Jennifer Weston/Wôpanâak Language Reclamation Project
Summer Turtle camper Xavier Hendricks helps with language teachers Tia Pocknett’s and Tracy Kelley’s traditional cooking demonstrations during a week of language and history lessons on tribal crops and foods.

Sleeping Language Waking Up Thanks to Wampanoag Reclamation Project

Christina Rose

So, over the last 20 years, the group has provided language instruction to at least 500 people. Today, there are five different Wampanoag classes taught in Massachusetts. Much more is on tap as the immersion school is expected to open next summer.

The Wôpanâak Language Reclamation Project’s staff celebrated 20 years of language planning, advocacy, and reclamation with a community open house in December 2013 at the Mashpee Wampanoag Tribal Language Center in Mashpee, Massachusetts. Pictured, from left, are: Tia Pocknett, Jennifer Weston, Jessie Baird, Jennifer Harding, Tracy Kelley, Toodie Coombs, Leeah Chumack (UMass language student), and Brian Weeden. (Trish Keli’inui/Mashpee Wampanoag Tribal Council Member)

Tia Pocknett, Micmac, linguist and language apprentice with the project, has been studying the language for about three and a half years. “Right now, there are hundreds taking classes, and as of now there are more than 50 kids taking classes. And we have some completely fluent speakers,” she said.

Before the school can open, they need a building though. “We are looking at a lot of different sites, and by October, we should have a provisional lease,” Baird said. She founded the project with help from elder Helen Manning, a Wampanoag educator who was passionate about the history and culture.

Finding a place that is accessible to all four Wampanoag communities, the Aquinnah, Mashpee, Assonet, and Herring Pond, will be the biggest challenge. “I think people in general like the idea, but there are concerns. It will be a challenge for people on Martha’s Vineyard, (which is an island) especially during the tourist season,” said Nitana Hicks, who is Wampanoag and a curriculum and language specialist.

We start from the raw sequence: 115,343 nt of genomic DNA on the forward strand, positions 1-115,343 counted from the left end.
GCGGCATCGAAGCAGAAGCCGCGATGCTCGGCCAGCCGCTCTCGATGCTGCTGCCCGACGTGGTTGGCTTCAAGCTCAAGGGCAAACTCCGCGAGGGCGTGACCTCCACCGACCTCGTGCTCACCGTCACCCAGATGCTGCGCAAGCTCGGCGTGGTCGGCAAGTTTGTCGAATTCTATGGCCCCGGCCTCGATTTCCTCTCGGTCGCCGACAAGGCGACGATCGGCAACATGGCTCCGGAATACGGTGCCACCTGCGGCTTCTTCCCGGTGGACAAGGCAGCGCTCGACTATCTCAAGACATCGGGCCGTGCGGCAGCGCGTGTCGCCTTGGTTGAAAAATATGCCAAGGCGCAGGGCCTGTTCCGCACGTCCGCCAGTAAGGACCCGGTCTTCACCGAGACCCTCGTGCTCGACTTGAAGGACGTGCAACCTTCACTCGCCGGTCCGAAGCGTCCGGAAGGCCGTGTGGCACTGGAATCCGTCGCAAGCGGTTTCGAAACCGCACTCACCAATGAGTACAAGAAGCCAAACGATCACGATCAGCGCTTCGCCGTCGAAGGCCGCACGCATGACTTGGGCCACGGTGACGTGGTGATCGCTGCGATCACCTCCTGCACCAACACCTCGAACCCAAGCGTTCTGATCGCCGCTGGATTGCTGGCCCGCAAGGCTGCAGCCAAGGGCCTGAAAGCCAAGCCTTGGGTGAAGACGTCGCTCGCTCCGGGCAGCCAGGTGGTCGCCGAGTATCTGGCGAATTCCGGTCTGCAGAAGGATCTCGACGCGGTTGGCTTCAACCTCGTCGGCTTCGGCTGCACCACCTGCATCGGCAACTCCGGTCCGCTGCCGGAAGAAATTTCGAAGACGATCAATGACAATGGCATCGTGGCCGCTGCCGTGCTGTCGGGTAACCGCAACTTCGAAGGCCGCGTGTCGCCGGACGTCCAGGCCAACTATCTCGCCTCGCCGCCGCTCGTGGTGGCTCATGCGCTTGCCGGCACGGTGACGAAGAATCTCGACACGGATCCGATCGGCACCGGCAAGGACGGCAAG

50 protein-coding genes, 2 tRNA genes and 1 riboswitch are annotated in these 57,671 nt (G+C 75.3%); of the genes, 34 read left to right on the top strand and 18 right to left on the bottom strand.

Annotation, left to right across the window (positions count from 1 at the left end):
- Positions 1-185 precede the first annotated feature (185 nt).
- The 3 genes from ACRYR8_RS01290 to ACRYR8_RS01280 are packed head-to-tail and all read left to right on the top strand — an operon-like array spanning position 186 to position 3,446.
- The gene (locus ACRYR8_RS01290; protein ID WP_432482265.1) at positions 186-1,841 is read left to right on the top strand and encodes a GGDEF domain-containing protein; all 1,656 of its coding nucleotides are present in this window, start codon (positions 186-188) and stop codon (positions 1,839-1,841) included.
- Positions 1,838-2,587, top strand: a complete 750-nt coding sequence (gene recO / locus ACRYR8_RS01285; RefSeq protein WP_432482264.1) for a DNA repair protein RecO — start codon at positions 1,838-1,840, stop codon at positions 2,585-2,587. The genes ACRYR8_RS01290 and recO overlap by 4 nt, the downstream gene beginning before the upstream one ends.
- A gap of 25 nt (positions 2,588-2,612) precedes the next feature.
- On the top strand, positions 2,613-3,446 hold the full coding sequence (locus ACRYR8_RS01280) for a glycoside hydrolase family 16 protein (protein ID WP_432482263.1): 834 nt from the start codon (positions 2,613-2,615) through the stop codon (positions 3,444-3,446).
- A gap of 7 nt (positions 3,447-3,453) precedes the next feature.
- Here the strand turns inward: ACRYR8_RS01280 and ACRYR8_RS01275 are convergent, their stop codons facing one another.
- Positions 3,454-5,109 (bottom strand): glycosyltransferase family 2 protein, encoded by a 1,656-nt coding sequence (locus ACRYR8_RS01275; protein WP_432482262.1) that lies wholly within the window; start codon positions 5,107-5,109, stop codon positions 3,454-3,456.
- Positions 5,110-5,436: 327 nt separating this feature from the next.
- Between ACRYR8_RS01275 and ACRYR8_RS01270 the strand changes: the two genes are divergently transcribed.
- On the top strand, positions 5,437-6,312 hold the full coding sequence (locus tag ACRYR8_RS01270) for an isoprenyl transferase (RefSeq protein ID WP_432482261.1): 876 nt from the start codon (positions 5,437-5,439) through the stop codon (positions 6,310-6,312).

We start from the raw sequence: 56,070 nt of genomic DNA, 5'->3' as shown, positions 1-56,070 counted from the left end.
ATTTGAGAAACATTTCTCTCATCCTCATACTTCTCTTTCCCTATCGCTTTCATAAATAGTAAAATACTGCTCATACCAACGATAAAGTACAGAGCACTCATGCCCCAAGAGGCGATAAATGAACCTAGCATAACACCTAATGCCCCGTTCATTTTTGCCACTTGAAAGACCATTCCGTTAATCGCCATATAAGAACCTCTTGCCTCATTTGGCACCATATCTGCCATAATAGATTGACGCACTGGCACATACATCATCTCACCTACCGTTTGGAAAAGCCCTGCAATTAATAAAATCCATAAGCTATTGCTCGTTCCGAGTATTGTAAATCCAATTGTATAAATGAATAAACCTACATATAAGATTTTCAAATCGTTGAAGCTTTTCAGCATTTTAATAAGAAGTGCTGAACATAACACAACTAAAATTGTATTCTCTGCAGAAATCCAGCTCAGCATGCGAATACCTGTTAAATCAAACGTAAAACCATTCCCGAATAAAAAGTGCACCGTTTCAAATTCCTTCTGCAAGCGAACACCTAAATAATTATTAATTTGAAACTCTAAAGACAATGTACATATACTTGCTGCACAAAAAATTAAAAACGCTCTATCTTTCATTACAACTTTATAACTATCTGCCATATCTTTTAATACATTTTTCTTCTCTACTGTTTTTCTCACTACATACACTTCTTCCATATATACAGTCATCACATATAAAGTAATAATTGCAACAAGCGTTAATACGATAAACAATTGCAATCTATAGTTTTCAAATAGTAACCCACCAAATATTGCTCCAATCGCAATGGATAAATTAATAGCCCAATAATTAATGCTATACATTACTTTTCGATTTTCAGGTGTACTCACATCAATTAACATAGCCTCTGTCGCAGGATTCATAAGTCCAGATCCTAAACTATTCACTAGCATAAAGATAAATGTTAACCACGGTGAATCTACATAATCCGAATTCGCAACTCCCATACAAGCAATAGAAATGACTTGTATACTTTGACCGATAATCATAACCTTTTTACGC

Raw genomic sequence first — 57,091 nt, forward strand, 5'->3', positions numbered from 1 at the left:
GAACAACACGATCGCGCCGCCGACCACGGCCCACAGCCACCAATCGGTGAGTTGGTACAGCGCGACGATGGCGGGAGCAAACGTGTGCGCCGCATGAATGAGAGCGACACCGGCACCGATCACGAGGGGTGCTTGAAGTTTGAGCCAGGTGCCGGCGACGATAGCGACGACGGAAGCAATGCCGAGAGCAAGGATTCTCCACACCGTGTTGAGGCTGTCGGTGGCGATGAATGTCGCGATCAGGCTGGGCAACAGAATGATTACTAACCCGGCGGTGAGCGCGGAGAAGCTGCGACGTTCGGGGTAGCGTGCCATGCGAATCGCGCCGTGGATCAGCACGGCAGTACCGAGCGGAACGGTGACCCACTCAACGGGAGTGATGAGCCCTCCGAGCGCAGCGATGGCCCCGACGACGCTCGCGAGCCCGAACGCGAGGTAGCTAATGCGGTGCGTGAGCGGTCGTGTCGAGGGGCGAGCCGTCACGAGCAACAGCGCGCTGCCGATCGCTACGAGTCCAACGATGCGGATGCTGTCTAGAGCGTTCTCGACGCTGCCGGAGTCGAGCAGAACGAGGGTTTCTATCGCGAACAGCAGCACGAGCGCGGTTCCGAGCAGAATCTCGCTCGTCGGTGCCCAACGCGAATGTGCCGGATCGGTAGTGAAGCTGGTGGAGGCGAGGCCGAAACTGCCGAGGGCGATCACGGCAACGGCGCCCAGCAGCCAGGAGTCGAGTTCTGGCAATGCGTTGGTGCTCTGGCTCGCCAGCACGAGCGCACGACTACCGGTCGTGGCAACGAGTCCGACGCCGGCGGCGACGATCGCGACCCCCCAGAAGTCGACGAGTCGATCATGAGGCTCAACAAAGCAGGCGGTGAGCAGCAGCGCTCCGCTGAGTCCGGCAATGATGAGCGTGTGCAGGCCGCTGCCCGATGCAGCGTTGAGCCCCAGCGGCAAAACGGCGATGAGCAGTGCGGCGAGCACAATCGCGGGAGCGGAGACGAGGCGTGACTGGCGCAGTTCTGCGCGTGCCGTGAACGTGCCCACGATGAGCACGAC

Finding teachers proficient in the language is sure to be another challenge. “We are looking for teachers from the four different Wampanoag communities,” Pocknett said.

As a charter school, registration may be open to all Cape Codders, not only the tribal communities. Only a few dozen students will be admitted at first, with plans for many more in the future.


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Michael Madrid's picture
Michael Madrid
Submitted by Michael Madrid on
Who would deny that Wampanoag coming back to the lips of Native speakers is a good thing? Learning the language of one's culture is NEVER a bad thing, but it's especially good when we speak of an indigenous language. Modern descendants of those NDNs who participated in the first "thanksgiving" (although not in the way that American history books would have you believe) will have a new insight into the thoughts and feelings of their ancestors. I often wonder how many indigenous names are used all over the U.S. without anyone knowing of their origins? I see the majority in the eastern U.S. (Pontiac, Winnebago, Wichita, etc.), but the southwest is dominated by names given by the Spanish. It would be wonderful to see Hopi, Zuni, Dine', N'de and Tewa words on street signs or maps, but as we're currently suffering from a mass migration of easterners escaping a cold winter, I can't see it happening soon.